Because your future plans may involve tracking down the ideal job, your recent arrest rightly causes you some concern. For many, the job interview is the most stressful part of starting on the path to a new career. However, for those with a criminal record, the background check can be a stumbling block.
It may be possible for you to find some jobs that will overlook certain misdemeanors, but a DWI or felony conviction presents a new set of complications for some industries. If your goals include seeking employment in any of these areas, you would benefit from a strong legal defense strategy to avoid a conviction.
Working with children
If your dream is to work in the Texas school systems, day care or other fields involving children, your criminal past may come back to haunt you. Getting your day care license may be a challenge since Texas Health and Human Services will perform a criminal background check.
Teaching children in a school setting is another story. From the beginning of the process, you may encounter difficulties. For example, you may meet with resistance as you attempt to matriculate into an educational program at a college or university. Even if you make it to your degree and manage to obtain your teaching certification, you may find that schools, public or private, would rather not have to explain to the parents of their students why they added a convicted felon to the staff.
Handling people's money
Going into the world of finance may be a distant dream if you have a conviction related to money. This may include fraud or theft, among other offenses. While you may have heard many tales of wrongdoing in the marketplace, it is not likely that those accused of these crimes had criminal records before their firms hired them.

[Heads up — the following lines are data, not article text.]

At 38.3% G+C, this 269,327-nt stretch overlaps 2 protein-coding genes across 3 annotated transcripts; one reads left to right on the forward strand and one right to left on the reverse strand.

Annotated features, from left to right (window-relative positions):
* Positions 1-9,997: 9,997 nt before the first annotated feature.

Even retail employers are reluctant to hire an applicant with a criminal record. Certain crimes may bar you from selling weapons, alcohol or pharmaceuticals. However, even if your conviction is for a different crime altogether, an employer is likely to choose a candidate with a clean record over one with a criminal conviction rather than deal with the complications.
Issues of trust
Government jobs may be especially difficult to obtain with a criminal record. These positions involve the public trust because taxpayer money typically funds employee salaries. This may be true for law enforcement jobs as well. Your background check will be a deal breaker in most cases involving government work or criminal justice.
Depending on the charges you face, a conviction could negatively impact the rest of your life. Having a legal advocate to represent you will provide you with a decided advantage. With a careful review of the evidence against you, your attorney could potentially work to have the charges reduced or, in ideal circumstances, dropped altogether.